A vision of a hybrid bookstore

While reports of the death of the book seem to be greatly exaggerated - recent findings show that ebooks continue to do well in fiction and non-fiction categories, where a linear narrative prevails, other types of ebooks such as cookbooks, how to, and other non-fiction categories have yet to show real strength. This, despite the much touted possibilities of multimedia that will revolutionize the reading experience. Other reports indicate that younger readers still favor books, in part because they think ebooks ought to be free. Read more »

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Future unwritten

The future of publishing does not get any easier to predict, but that does not stop us trying. Current themes for 2014 include the arrival of subscriptions; a shift to tablets; and further experimentation, both in form and types of content. Read more »

Match-making in a freelance world

In the crystal ball gazing that inevitably takes up many end of the year publishing round ups, I have yet to see any that have referenced the impact of the proposed merger between oDesk and ElanceRead more »

Taking Bets for 2014...

Six Book and Publishing Betting odds for 2014

I would take bets, but I’m not licensed, so it is just for fun

Kindle dominance – the end of the beginning? 

10 to 1 because this requires a lot of different people working for the same thing at the same time. Read more »

The professional world of publishing

We hear a lot on the trade side of publishing about how the internet is killing off the gatekeepers and allowing authors to (self) publish and find audiences of their own.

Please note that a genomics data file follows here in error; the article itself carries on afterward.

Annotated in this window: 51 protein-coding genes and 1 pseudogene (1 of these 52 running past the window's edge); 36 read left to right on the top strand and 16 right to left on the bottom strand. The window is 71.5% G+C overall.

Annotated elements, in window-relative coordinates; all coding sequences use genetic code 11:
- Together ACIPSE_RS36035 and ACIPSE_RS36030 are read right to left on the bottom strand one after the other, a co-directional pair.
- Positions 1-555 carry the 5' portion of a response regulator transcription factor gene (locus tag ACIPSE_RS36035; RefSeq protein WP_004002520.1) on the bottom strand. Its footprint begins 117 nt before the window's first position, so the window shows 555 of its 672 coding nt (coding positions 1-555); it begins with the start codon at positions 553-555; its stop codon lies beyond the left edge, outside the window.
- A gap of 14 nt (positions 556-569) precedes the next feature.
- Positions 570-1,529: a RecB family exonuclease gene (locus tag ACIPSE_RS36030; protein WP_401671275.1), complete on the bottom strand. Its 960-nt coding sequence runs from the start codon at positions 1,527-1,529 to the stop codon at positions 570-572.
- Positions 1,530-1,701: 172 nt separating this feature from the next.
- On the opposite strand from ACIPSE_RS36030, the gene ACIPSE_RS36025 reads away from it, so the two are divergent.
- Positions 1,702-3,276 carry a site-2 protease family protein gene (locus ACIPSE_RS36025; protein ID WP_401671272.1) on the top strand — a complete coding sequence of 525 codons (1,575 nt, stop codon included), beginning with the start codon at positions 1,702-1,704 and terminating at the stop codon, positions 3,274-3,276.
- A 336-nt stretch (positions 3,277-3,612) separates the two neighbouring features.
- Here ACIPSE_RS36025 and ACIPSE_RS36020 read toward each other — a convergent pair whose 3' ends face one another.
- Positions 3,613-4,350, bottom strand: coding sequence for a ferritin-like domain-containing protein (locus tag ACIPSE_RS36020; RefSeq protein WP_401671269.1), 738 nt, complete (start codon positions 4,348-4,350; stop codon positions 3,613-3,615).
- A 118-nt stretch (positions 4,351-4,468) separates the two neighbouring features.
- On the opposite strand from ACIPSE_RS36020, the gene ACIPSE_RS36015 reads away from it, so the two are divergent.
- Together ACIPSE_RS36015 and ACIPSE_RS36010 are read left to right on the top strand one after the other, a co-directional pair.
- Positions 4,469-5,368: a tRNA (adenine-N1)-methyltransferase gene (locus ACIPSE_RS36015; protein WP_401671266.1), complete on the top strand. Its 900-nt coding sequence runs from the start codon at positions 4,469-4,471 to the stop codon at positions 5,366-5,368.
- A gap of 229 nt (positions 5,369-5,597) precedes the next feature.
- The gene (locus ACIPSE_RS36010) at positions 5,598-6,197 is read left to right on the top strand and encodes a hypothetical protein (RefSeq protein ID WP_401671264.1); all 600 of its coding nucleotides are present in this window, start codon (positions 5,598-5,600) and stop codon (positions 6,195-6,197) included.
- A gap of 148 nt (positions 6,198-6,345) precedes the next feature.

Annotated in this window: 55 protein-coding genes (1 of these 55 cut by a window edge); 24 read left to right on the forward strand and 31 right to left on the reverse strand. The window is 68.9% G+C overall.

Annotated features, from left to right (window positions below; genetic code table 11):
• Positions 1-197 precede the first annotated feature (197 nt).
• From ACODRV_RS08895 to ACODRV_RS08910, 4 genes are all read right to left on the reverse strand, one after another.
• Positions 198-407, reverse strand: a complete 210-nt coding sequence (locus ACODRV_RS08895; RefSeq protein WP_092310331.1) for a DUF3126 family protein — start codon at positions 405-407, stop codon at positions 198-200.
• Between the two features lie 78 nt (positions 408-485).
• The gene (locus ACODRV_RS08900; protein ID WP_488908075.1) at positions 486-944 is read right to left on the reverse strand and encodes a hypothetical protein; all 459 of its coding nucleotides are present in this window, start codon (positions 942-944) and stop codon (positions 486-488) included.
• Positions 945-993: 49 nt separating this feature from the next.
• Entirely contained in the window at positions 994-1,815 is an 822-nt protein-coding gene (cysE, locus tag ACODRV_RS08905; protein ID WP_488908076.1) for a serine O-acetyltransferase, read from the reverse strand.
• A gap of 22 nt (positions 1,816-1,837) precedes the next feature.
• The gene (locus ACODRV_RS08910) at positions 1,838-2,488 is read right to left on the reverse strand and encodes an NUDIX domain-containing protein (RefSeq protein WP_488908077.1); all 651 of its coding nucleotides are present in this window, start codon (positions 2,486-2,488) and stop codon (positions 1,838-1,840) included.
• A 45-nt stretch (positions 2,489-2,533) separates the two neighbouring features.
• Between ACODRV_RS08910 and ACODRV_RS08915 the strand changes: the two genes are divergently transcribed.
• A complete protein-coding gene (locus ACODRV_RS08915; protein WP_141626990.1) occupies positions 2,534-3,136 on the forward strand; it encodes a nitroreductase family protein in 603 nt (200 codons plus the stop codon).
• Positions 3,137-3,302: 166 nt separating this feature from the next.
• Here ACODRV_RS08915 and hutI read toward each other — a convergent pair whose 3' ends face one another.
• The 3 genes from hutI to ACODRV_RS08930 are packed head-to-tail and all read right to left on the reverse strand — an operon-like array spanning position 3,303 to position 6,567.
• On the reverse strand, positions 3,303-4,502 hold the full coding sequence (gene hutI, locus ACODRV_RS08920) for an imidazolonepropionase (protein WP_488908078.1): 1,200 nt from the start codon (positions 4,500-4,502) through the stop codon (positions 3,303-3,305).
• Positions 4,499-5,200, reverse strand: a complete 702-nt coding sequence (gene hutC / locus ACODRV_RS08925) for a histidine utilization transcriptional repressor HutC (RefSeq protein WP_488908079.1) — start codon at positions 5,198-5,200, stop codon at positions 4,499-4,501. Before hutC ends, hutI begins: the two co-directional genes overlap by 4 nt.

In his #PorterMeets interview on Twitter this week the author Hugh Howey suggested that indie authors were now the sixth-largest publishing group in the US—the newest member of the 'big six'.

Open access Read more »

Just because you can, doesn't mean you should

With the rise of digital, we are seeing a blurring of the boundaries: between the book and other media such as gaming; agents who have launched digital imprints; retailers as publishers; publishers as retailers; authors as publishers; readers as critics. Read more »

A bookseller's 5%

When the French government moved to restrict Amazon.fr from offering free postage to customers along with the maximum discount of 5% on book sales, something odd occurred: the phone at Shakespeare and Company, where I've been selling books now for five or so years, rang day and night for responses to the proposed law. We all looked around at ourselves coyly and asked what account we could possibly add to the debate.  Apparently, I came up with the following for the BBC: “It doesn't seem to be discriminatory. Amazon has certain ways of looking at the free market which is Read more »

The link

In AD 383, a twenty-nine-year-old professor of Latin rhetoric whom future centuries would know as Saint Augustine arrived in Rome from one of the empire's outposts in North Africa. He paid a visit to the city's bishop, the celebrated Ambrose. Ambrose (who, like Augustine, was later to be canonized) was an extremely popular speaker; his symbol in later Christian iconography was the beehive, emblematic of eloquence. Read more »

Lost and found: adventures in algorithms

There was a moment in the closing panel of the Society of Young Publisher's annual conference on Saturday when panellist Matthew Cashmore, Digital Director at Blackwell's, responded to a challenge from an audience member with "You don't know what we can do." Read more »

FutureBook 2013: as it happened

Last week more than 650 people from across the book business attended FutureBook 2013, The Bookseller's digital conference. It was our biggest yet, but also the most successful in spirit and mood, reflecting an industry that is, let's shout it out, having a good digital transition.